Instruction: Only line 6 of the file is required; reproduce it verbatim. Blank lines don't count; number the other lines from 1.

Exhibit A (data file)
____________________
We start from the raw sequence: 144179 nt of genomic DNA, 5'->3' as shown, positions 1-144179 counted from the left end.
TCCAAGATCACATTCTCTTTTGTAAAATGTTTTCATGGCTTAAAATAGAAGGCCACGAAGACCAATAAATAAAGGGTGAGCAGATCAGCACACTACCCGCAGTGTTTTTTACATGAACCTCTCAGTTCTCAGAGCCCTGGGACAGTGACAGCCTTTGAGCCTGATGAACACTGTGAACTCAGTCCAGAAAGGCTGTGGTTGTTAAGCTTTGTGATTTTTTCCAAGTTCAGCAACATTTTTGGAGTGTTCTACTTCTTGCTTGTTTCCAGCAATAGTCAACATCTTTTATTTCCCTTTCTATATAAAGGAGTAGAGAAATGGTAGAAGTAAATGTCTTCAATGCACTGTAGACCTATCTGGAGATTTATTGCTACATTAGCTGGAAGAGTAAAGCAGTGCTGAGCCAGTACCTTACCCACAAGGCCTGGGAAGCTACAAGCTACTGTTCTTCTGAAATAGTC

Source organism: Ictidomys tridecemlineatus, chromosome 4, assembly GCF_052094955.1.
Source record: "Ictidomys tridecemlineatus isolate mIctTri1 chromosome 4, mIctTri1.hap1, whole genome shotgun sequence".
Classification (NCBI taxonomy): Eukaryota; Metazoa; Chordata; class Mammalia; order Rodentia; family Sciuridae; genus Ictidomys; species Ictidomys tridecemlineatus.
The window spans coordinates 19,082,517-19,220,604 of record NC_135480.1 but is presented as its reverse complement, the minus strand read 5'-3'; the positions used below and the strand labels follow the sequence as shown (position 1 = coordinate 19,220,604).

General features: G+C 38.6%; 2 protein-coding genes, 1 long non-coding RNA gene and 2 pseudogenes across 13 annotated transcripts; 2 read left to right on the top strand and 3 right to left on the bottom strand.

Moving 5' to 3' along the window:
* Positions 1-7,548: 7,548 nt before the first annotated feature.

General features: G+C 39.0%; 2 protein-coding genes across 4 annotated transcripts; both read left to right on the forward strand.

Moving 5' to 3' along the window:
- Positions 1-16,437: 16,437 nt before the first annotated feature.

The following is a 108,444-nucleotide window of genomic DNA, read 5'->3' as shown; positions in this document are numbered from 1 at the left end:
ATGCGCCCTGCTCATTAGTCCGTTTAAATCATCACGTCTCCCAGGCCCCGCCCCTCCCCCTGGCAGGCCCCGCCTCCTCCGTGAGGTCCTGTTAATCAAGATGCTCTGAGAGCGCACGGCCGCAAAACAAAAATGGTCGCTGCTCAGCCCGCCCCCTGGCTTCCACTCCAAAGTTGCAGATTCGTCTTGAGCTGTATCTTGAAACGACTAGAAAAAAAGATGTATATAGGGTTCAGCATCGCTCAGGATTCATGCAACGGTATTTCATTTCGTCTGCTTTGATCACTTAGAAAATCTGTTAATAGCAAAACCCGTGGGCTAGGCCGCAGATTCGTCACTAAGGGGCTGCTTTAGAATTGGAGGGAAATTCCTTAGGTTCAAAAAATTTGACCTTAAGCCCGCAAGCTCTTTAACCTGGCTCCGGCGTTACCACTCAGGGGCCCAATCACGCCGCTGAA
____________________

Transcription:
The window spans coordinates 19,082,517-19,220,604 of record NC_135480.1 but is presented as its reverse complement, the minus strand read 5'-3'; the positions used below and the strand labels follow the sequence as shown (position 1 = coordinate 19,220,604).